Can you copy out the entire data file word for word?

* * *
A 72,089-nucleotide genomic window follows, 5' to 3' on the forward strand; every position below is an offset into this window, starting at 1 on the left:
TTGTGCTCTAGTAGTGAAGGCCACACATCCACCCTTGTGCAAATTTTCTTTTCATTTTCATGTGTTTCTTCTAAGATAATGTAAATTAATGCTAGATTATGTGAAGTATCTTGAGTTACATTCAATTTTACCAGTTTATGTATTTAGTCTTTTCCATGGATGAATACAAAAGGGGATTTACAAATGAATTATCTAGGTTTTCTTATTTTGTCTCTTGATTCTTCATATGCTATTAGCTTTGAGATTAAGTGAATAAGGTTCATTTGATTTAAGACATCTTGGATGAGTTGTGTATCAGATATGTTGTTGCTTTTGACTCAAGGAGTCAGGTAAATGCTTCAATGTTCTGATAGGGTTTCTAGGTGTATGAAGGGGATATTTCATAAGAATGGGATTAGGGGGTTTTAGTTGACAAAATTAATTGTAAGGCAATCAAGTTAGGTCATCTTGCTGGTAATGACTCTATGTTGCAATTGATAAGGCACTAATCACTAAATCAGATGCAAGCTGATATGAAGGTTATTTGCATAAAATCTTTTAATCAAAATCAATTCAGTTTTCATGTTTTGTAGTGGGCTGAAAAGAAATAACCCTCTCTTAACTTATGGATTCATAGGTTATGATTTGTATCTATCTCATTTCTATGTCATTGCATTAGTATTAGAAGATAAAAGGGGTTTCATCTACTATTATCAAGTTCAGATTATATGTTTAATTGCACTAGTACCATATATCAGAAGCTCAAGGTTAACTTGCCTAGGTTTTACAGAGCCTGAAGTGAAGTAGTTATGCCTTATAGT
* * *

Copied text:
A 72,089-nucleotide genomic window follows, 5' to 3' on the forward strand; every position below is an offset into this window, starting at 1 on the left:
TTGTGCTCTAGTAGTGAAGGCCACACATCCACCCTTGTGCAAATTTTCTTTTCATTTTCATGTGTTTCTTCTAAGATAATGTAAATTAATGCTAGATTATGTGAAGTATCTTGAGTTACATTCAATTTTACCAGTTTATGTATTTAGTCTTTTCCATGGATGAATACAAAAGGGGATTTACAAATGAATTATCTAGGTTTTCTTATTTTGTCTCTTGATTCTTCATATGCTATTAGCTTTGAGATTAAGTGAATAAGGTTCATTTGATTTAAGACATCTTGGATGAGTTGTGTATCAGATATGTTGTTGCTTTTGACTCAAGGAGTCAGGTAAATGCTTCAATGTTCTGATAGGGTTTCTAGGTGTATGAAGGGGATATTTCATAAGAATGGGATTAGGGGGTTTTAGTTGACAAAATTAATTGTAAGGCAATCAAGTTAGGTCATCTTGCTGGTAATGACTCTATGTTGCAATTGATAAGGCACTAATCACTAAATCAGATGCAAGCTGATATGAAGGTTATTTGCATAAAATCTTTTAATCAAAATCAATTCAGTTTTCATGTTTTGTAGTGGGCTGAAAAGAAATAACCCTCTCTTAACTTATGGATTCATAGGTTATGATTTGTATCTATCTCATTTCTATGTCATTGCATTAGTATTAGAAGATAAAAGGGGTTTCATCTACTATTATCAAGTTCAGATTATATGTTTAATTGCACTAGTACCATATATCAGAAGCTCAAGGTTAACTTGCCTAGGTTTTACAGAGCCTGAAGTGAAGTAGTTATGCCTTATAGT